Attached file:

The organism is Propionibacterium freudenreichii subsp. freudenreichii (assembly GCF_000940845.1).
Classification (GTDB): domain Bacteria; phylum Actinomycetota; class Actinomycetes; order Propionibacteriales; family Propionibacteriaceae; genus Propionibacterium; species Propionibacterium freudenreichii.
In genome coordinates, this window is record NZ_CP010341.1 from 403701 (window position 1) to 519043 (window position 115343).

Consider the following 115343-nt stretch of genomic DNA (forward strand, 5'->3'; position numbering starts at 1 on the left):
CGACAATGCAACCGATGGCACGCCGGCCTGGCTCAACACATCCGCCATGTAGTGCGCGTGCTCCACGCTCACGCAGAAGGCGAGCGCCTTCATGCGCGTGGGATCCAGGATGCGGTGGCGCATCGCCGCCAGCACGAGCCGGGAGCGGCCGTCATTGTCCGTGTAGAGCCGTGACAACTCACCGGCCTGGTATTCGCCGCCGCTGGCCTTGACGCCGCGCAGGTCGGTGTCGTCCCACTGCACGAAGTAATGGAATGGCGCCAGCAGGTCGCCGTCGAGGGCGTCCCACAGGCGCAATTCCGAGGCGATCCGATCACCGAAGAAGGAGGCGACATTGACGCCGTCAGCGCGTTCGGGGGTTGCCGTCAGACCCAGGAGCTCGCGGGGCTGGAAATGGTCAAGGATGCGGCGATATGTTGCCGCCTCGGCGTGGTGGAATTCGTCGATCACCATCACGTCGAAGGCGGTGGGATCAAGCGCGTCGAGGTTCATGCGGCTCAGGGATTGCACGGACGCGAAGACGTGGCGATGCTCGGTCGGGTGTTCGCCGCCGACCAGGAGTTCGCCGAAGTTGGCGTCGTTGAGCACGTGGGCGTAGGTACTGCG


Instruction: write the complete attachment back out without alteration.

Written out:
The organism is Propionibacterium freudenreichii subsp. freudenreichii (assembly GCF_000940845.1).
Classification (GTDB): domain Bacteria; phylum Actinomycetota; class Actinomycetes; order Propionibacteriales; family Propionibacteriaceae; genus Propionibacterium; species Propionibacterium freudenreichii.
In genome coordinates, this window is record NZ_CP010341.1 from 403701 (window position 1) to 519043 (window position 115343).

Consider the following 115343-nt stretch of genomic DNA (forward strand, 5'->3'; position numbering starts at 1 on the left):
CGACAATGCAACCGATGGCACGCCGGCCTGGCTCAACACATCCGCCATGTAGTGCGCGTGCTCCACGCTCACGCAGAAGGCGAGCGCCTTCATGCGCGTGGGATCCAGGATGCGGTGGCGCATCGCCGCCAGCACGAGCCGGGAGCGGCCGTCATTGTCCGTGTAGAGCCGTGACAACTCACCGGCCTGGTATTCGCCGCCGCTGGCCTTGACGCCGCGCAGGTCGGTGTCGTCCCACTGCACGAAGTAATGGAATGGCGCCAGCAGGTCGCCGTCGAGGGCGTCCCACAGGCGCAATTCCGAGGCGATCCGATCACCGAAGAAGGAGGCGACATTGACGCCGTCAGCGCGTTCGGGGGTTGCCGTCAGACCCAGGAGCTCGCGGGGCTGGAAATGGTCAAGGATGCGGCGATATGTTGCCGCCTCGGCGTGGTGGAATTCGTCGATCACCATCACGTCGAAGGCGGTGGGATCAAGCGCGTCGAGGTTCATGCGGCTCAGGGATTGCACGGACGCGAAGACGTGGCGATGCTCGGTCGGGTGTTCGCCGCCGACCAGGAGTTCGCCGAAGTTGGCGTCGTTGAGCACGTGGGCGTAGGTACTGCG